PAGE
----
peter_barcaAccording to Assembly Democratic Leader Peter Barca (D-Kenosha) in a statement released this morning:

"Last night, legislative Republicans proposed an extreme plan for dismantling our public education system that not only harms education – it also undermines the will of voters. As part of an extreme budget proposal, Republicans will drastically change the system of educating children with disabilities without even holding a public hearing to shovel more funds to the private voucher school community. Overall, the net effect of the changes is the millionaires who fund Republican campaigns were popping champagne corks celebrating their great fortune last night.

“This Republican plan further defunds public schools and destroys local control. The taxpayers of Racine certainly did not ask for 12 Republican legislators to dismantle their way of electing their local, democratically created school board. And that sort of disrespect and knee-capping of local control will be happening in communities across Wisconsin. It is clear this Republican education budget is not meant to serve our Wisconsin communities and values – it is meant to curry favor with Republican presidential primary voters and out-of-state special interest groups that bankroll legislative Republican campaigns.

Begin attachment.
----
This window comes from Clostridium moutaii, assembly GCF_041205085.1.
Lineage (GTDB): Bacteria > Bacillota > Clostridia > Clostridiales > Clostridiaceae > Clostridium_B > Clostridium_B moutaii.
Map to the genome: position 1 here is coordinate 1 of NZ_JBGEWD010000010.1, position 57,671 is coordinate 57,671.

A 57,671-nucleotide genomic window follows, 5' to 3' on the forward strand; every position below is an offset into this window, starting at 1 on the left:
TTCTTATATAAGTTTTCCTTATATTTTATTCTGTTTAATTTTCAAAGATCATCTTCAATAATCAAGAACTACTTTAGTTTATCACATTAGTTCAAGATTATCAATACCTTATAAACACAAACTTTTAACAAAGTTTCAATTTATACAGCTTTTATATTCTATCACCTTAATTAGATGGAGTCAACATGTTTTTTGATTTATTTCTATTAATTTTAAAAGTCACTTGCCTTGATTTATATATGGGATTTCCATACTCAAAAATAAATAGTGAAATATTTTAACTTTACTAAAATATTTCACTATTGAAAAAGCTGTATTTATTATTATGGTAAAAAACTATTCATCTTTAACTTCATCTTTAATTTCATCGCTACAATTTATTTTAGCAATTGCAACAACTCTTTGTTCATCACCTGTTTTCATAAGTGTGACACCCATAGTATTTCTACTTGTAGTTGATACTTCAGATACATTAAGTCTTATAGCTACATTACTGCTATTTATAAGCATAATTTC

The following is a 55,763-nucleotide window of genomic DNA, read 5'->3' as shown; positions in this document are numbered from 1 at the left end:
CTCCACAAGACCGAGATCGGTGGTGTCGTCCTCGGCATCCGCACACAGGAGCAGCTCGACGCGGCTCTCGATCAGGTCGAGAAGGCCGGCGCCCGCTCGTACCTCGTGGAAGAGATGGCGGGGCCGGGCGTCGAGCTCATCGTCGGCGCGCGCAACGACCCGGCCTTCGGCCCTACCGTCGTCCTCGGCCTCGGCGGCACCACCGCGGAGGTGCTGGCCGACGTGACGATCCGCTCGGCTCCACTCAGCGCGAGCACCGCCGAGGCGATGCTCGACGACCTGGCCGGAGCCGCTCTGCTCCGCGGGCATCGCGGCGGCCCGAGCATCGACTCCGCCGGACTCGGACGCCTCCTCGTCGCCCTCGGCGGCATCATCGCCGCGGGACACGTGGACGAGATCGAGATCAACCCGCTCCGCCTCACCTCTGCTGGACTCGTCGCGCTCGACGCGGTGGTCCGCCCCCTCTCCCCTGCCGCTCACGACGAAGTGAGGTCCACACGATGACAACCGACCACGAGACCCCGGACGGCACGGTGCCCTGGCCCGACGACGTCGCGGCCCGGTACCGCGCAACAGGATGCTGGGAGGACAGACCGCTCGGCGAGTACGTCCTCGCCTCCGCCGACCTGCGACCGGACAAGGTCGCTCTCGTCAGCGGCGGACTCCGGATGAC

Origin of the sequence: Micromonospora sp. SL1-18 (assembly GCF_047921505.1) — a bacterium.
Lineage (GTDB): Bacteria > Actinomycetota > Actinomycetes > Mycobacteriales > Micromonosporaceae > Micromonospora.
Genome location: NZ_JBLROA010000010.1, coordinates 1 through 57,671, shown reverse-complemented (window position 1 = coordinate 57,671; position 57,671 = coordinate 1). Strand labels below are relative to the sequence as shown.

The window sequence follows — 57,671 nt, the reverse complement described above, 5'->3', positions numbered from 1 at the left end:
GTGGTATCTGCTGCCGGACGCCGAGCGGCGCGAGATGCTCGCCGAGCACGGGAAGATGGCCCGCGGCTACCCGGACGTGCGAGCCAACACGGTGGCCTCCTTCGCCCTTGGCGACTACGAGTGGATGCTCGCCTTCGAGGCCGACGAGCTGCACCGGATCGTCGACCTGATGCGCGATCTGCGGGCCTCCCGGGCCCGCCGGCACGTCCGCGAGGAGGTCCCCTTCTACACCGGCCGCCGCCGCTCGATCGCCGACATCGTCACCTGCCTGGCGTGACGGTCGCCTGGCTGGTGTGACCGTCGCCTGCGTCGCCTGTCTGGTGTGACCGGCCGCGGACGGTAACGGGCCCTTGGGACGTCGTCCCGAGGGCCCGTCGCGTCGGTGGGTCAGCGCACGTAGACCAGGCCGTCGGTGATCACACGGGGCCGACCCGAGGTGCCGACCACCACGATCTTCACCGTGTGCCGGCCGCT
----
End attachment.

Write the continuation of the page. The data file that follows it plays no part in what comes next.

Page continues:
“So-called ‘Opportunity Schools and Partnership Programs’ were not requested by Milwaukee or any of the other large cities that could be affected, no hearings were held and the effects could be devastating to our large school districts.

“Republicans continue to mislead the people of Wisconsin by claiming they have made schools ‘whole’ while they are only funding one element of our school formula and draining public schools of tens of millions of taxpayer dollars they are giving to private schools. The Republican end goal to allow unlimited taxpayer dollars to go to private schools signals the end of public education as we know it in this state.

“There are so many bad aspects of this Republican education budget, but I am especially appalled by their creation of a special education voucher system that takes additional money out of public schools and leaves parents and special needs students with no resources or rights. It is clear that by not requiring services for children with severe needs or complicated medical issues that this burden will still fall upon public schools. It is the height of arrogance to add an entirely new approach to educating children with disabilities without so much as a public hearing to allow educators an opportunity to offer their insights.

“Republicans’ arrogance of power knows no bounds and their disrespect of the citizens of this state to undermine local control and make dramatic and even radical changes to education late in the night without any notice, hearings or consultation with the communities they disrupt is a terrible abuse of power.”